Brickmakers of Akurdi

Placing charcoal

Family of brickmakers

India’s construction boom requires bricks. Bricks are labor intensive. They are carefully molded and dried in the sun. Then they’re intricately stacked amid charcoal, for firing in what is essentially an open kiln.

Here, a family of brickmakers are getting ready to fire another batch of bricks (more photos below).

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Unexplored Andamans: A scientist’s playground


Click a photo for a larger view

More often thought of as paradise for beach bums and scuba divers, the Andaman Islands are also a scientist’s playground, an alluring cache of uncharted island biodiversity. The archipelago lies about 1,200 kilometers from India in the middle of the Bay of Bengal.

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Creatures of the Andaman deep

A full gallery of images from diving in the Andamans. All in one place. To accompany a story on India’s nascent diving industry, the unofficial headquarters of which is on Havelock Island, smack in the middle of the Bay of Bengal.

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Citizen journalism, old-school

Words for a people suppressed

The Tibetan Refugee Self Help Centre in Darjeeling proudly displays the old World War II-era hand press that printed the Tibetan Freedom newspaper for 32 years. The newspaper was started on the advice of the Dalai Llama, exiled to India, to spread word of Tibetans, their identity and their struggle against Chinese control.

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Dear India, thank you for inviting me to stay here forever




After 89 mind-boggling, frustration-inducing, grey-hair-propagating, bureaucracy-cursing, confusion-rendering days of limbo over my application for a permanent residency and work permit in India, the central government here in Delhi— lithe, agile and efficient as it always is (heavy sarcasm) — showed me the meaning of unexpected haste.

Though I was expecting the process to take months or more to complete (if ever), at 4:23 p.m., Monday, February 1, 2010, I, Adam Franklin Jadhav, officially became an Overseas Citizen of India. For nearly all intents and purposes, I now have dual citizenship and am free to do almost entirely as I please.

Hallelujah.

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Year of the clownfish

My favorite underwater subject

My favorite underwater subject


I’m going to be out of range of the Internet for a few days. As such, this week will be dedicated to photos from a story on India’s nascent dive industry. Above, is a standard, Western Clown anemonefish.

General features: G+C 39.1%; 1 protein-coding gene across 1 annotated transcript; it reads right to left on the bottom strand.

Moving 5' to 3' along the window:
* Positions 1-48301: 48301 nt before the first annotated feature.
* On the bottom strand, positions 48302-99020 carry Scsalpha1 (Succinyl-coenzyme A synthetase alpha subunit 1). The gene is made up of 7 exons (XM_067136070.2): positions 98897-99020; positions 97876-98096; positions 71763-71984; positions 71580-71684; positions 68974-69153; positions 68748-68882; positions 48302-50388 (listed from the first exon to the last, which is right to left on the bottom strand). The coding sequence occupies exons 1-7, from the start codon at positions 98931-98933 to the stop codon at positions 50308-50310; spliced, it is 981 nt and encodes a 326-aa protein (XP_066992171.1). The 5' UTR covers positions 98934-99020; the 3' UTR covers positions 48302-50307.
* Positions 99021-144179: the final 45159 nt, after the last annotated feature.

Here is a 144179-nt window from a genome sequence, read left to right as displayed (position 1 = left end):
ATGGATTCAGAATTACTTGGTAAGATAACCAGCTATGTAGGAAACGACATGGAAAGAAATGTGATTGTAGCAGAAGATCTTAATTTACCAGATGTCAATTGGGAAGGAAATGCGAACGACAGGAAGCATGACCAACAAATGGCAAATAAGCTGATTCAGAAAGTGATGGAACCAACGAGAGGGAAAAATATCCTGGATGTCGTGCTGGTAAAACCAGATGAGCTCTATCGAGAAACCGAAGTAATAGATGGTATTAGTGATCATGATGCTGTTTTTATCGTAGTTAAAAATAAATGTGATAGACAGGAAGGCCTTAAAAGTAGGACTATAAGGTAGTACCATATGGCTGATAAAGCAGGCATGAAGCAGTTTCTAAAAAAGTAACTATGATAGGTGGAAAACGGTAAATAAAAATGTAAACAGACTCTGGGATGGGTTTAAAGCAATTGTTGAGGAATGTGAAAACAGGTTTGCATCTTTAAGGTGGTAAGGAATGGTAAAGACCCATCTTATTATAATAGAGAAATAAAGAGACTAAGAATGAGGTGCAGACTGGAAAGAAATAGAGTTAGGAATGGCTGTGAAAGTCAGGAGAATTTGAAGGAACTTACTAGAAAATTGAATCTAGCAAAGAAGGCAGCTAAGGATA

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The sea is a lovely, cruel mistress

A fetish to the sea goddess

A fetish to the sea goddess

On December 26, 2004, a tsunami wiped out a swath of fishermen’s homes on the beach near Hut Bay on Little Andaman island.

Five years later, I went there to see what, if anything, was left.

The fishermen and their familes have moved inland, afraid of the sea. The beach is scattered with garbage and little else.

A small temple was rebuilt near the beach, and fishermen worship there and at fetishes along the sandy spit for good luck as they head for their daily catch. Hanging from the fetish: bangles, earrings, hair and a comb.

The sea goddess is still worshipped because they know no other way. She is wonderful and terrible all at once, one fishermen said.

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Who needs baseball?

If I start a cricket team, the mascot will be the Cubs

If I start a cricket team, the mascot will be the Cubs

Indian men play cricket everywhere. Here, they’re doing six-a-side on the uneven ground once home to a fishing shantytown  on Little Andaman that was wiped out by the 2004 tsunami.

Locals haven’t rebuilt there; they say it’s unlucky; they say they’re afraid of the ocean.

But men will play cricket there, no problem.

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A year-in-review

2009 kinda kicked ass

2009 kinda kicked ass

This past year pretty much rocked. And the New Year came in fine manner.  No kisses, but a bonfire amid the palm trees (above), new friends, lobster, a decent cigar (thanks, C!), champagne and even the Harry Connick, Jr., band playing Auld Lang Syne at midnight (never leave home without the iPod).

I meant to post this sooner, but here’s a little look back at my new life (as chronicled on this blog):

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A stomp through the jungle

Flighty little bastard

Flighty little bastard

A few days ago, I went out hunting geckos and frogs and reptiles, oh my! with a team of researchers from Serbia/Croatia. The Andaman Islands, where I’ve been for a couple weeks, are relatively unexplored, scientifically. The researchers were doing initial scouting for a grant proposal. I was playing tag-along journalist.

I also managed to embed several spines from a random vine in my hand. Note to self: Don’t grab random plants in the jungle. They finally worked their way out today (four days later).

One key mission was to find the rare and largely unstudied Andaman Islands Day Gecko, but more about that later. In the meantime, enjoy this little guy, a common lizard.

Also, I was dark for four days, have one day near the Internet and will be mostly dark again (more scuba and remote beach time) for some time until January 8 or so. Happy New Year!

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